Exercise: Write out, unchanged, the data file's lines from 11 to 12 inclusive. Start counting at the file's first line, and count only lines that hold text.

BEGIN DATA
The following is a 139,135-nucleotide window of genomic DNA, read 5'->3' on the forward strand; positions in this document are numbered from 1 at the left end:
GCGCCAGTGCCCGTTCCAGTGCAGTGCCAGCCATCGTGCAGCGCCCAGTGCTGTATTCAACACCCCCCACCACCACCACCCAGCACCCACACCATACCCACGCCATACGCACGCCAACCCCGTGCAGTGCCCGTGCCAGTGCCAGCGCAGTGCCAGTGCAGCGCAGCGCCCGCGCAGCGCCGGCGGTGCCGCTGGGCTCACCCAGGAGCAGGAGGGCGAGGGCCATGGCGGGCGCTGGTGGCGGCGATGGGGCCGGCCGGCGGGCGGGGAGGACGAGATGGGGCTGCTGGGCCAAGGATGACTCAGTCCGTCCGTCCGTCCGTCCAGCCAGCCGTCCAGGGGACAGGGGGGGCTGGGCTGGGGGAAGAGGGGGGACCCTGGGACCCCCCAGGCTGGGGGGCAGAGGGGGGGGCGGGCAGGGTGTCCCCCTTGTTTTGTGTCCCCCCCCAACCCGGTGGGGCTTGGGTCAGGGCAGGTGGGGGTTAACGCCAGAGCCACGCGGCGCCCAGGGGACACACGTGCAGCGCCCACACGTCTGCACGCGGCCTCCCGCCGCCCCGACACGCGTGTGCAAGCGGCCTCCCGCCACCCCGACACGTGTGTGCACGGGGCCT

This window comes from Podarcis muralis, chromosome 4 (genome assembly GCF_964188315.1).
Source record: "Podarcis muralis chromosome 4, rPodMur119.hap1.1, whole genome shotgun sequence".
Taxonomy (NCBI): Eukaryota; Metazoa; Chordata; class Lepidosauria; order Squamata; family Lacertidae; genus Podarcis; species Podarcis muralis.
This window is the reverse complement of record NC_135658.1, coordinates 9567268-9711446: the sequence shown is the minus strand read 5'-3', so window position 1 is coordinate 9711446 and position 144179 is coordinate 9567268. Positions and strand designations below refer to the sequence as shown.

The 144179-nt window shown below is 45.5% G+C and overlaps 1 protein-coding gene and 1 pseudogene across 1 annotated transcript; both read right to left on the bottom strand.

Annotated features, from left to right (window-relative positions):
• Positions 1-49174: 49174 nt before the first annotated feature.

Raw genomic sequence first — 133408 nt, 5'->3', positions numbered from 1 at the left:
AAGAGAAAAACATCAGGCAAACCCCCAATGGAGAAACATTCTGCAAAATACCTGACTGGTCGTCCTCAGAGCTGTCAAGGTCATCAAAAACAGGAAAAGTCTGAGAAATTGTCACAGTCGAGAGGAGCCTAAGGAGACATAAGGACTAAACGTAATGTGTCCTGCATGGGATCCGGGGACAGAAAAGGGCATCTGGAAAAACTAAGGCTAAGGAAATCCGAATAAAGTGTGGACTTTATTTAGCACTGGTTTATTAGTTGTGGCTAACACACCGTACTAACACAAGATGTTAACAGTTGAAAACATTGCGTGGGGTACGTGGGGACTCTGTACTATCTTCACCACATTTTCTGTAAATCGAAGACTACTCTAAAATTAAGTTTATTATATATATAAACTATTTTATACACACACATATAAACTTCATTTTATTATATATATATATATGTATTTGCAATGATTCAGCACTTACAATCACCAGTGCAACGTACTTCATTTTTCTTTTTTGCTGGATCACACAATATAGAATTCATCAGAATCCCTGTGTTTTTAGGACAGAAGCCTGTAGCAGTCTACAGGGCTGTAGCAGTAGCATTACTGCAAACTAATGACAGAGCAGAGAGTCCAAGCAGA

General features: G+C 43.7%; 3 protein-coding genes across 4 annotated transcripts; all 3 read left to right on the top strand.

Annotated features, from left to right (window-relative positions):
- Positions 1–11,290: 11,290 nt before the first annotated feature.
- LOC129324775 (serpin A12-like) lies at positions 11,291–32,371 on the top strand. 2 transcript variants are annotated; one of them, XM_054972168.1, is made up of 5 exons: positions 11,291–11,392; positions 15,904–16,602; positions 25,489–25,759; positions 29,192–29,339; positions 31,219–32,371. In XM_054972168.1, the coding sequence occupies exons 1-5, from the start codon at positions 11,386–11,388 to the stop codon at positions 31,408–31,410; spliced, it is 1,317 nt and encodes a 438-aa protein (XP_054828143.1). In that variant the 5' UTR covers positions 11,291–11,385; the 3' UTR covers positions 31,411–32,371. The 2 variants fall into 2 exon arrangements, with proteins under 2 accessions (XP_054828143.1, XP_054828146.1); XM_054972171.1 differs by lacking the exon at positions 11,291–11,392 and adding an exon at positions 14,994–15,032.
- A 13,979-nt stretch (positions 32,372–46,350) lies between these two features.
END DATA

AAGAGAAAAACATCAGGCAAACCCCCAATGGAGAAACATTCTGCAAAATACCTGACTGGTCGTCCTCAGAGCTGTCAAGGTCATCAAAAACAGGAAAAGTCTGAGAAATTGTCACAGTCGAGAGGAGCCTAAGGAGACATAAGGACTAAACGTAATGTGTCCTGCATGGGATCCGGGGACAGAAAAGGGCATCTGGAAAAACTAAGGCTAAGGAAATCCGAATAAAGTGTGGACTTTATTTAGCACTGGTTTATTAGTTGTGGCTAACACACCGTACTAACACAAGATGTTAACAGTTGAAAACATTGCGTGGGGTACGTGGGGACTCTGTACTATCTTCACCACATTTTCTGTAAATCGAAGACTACTCTAAAATTAAGTTTATTATATATATAAACTATTTTATACACACACATATAAACTTCATTTTATTATATATATATATATGTATTTGCAATGATTCAGCACTTACAATCACCAGTGCAACGTACTTCATTTTTCTTTTTTGCTGGATCACACAATATAGAATTCATCAGAATCCCTGTGTTTTTAGGACAGAAGCCTGTAGCAGTCTACAGGGCTGTAGCAGTAGCATTACTGCAAACTAATGACAGAGCAGAGAGTCCAAGCAGA

General features: G+C 43.7%; 3 protein-coding genes across 4 annotated transcripts; all 3 read left to right on the top strand.